//A Perspective on Earth

A Perspective on Earth


After receiving an Honorary Fellowship at the Educational Institute of Scotland in Edinburgh in 1946, Maria Montessori was asked her nationality.


“I live in Heaven, my country is a star which turns around the sun and is called Earth,” she replied.


During the first few weeks of school, Elementary children hear about beginnings, imaginative and exciting stories about the beginning of the universe, the relative size of our sun and Earth and how matter has behaved on Earth according to laws, which, as far as we know, apply throughout the universe.


Here are some photos from the first story, “The God Without Hands,” sometimes called “The Beginning of the Universe:”


There are three states of matter and the state of matter and its behavior depend upon the temperature at which it exists.

On Earth, the heavier materials settled at the bottom and the lighter elements floated at the top.

As the elements settled, they were still very hot and exploded through the Earth's skin.

After some simple demonstrations, a model of a volcano erupted.  Observers imagined Earth’s surface completely covered with volcanoes—what a mess!

After the vapor in the cloud cover yielded rain and more rain, eventually the craters and cracks in Earth's surface became oceans and rivers.

Children were so excited to learn more about volcanoes, the sun and Earth and the other planets that they fairly rushed to the shelves to get books with more stories and explanations:

"Let's look up 'volcanoes'!"

As models of volcanoes erupted in the sandbox and Three States of Matter and other experiments filled the lab tables, other stories were emerging.


Today, in a lesson following the presentation of “The Timeline of Life”, children learned that they could create their own replica of The Timeline of Life with individual figures representing life forms they could add themselves to each of the Periods on a Blank Timeline.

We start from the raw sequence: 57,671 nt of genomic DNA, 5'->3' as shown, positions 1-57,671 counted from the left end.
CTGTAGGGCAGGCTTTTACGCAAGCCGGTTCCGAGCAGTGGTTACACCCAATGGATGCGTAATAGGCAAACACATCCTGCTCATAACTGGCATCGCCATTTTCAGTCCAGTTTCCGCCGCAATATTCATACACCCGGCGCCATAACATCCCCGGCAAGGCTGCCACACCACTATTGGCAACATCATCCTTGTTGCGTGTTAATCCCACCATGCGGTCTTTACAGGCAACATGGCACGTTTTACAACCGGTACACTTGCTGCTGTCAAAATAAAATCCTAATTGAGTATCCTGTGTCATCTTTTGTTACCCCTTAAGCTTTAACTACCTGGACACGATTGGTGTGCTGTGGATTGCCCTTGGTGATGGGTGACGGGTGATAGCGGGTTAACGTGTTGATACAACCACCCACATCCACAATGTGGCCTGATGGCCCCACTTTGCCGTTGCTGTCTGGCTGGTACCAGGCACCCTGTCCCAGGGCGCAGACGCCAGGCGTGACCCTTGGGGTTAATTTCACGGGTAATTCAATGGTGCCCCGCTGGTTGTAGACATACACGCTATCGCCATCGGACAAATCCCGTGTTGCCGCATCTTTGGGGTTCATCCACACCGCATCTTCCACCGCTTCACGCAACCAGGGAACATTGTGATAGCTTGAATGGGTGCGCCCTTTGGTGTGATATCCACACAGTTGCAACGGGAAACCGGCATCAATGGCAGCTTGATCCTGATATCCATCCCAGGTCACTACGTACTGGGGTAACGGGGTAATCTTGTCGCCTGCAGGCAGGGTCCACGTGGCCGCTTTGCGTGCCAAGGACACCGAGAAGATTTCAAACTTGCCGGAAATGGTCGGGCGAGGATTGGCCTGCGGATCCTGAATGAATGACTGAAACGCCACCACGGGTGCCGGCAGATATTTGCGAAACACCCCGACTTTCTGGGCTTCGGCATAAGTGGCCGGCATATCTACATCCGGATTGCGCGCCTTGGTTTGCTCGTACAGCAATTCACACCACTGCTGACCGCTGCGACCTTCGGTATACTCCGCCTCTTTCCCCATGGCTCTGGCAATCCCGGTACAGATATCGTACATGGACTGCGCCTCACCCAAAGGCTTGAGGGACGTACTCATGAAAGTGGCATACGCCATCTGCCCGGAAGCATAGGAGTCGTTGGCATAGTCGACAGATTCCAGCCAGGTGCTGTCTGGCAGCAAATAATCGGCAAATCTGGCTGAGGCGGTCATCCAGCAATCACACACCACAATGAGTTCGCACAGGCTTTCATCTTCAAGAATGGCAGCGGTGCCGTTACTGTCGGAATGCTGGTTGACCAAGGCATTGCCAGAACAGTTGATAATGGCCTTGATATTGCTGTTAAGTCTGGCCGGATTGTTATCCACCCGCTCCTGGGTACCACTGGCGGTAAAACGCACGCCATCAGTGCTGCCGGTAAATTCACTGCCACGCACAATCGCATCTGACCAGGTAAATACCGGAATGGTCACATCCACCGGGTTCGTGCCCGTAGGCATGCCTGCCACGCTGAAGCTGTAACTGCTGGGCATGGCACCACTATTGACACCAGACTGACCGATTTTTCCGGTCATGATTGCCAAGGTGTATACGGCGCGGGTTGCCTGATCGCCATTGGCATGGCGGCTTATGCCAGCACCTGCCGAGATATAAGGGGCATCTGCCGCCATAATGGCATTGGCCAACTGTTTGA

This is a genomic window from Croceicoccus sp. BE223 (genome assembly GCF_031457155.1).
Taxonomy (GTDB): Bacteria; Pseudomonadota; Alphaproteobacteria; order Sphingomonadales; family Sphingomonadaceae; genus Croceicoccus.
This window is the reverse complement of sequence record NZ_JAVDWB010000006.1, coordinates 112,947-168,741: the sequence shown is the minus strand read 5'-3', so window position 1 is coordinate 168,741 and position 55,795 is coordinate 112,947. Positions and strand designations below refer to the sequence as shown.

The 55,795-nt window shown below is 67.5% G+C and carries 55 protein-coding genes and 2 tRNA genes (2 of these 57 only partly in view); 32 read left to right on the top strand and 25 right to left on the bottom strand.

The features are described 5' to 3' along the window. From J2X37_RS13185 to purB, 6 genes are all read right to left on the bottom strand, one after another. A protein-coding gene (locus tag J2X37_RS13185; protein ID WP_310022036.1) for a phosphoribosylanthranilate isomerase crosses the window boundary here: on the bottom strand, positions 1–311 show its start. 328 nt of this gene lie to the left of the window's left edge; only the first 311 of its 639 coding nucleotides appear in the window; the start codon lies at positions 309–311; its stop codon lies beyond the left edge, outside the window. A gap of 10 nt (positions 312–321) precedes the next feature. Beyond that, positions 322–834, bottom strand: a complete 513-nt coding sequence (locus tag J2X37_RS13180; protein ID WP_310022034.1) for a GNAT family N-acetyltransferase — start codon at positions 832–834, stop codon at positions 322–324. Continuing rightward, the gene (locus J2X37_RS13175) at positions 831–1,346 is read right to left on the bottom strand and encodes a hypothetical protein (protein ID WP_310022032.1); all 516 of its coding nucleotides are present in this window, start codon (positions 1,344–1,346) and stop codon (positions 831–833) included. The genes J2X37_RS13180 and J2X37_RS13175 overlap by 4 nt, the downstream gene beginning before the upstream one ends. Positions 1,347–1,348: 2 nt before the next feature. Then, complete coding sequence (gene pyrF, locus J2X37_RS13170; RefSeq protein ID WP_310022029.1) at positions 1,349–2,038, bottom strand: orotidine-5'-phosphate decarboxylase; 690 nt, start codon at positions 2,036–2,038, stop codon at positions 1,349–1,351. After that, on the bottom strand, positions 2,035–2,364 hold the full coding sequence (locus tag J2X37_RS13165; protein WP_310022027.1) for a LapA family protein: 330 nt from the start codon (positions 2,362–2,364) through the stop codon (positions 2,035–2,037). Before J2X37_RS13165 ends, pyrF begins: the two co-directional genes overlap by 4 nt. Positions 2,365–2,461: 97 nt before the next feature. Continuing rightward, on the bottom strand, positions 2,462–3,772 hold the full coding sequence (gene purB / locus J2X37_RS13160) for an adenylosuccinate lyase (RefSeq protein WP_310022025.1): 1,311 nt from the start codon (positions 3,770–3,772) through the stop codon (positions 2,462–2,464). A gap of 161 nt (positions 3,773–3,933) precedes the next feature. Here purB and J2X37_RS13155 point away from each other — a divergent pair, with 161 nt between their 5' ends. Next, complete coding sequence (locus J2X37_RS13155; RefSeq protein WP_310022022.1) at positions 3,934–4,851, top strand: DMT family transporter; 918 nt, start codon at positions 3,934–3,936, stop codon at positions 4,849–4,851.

Here, for example, in the Cambrian, the very first period of life on Earth, Trilobites ruled the seas:

Placing a figure of a trilobite on a red line that represents its ascendancy in the Cambrian Period.


The scene of children in a state of wonder over so many life forms brings to mind the Montessori maxim:  “One becomes a well-balanced adult only if one has fully been a child.” (1930) Using the hand and the imagination, how much more human could we be?


It is Maria Montessori’s birthday tomorrow, August 31.  In 1950, she was described as “the symbol of our great expectations for education and world peace.”


How do you think looking at Earth from her perspective could help us, and enable our children, to forge a peaceful existence?


"The child's parents are not his makers but his guardians." The Secret of Childhood (1936)




2017-11-14T22:22:50+00:00By |Early Education|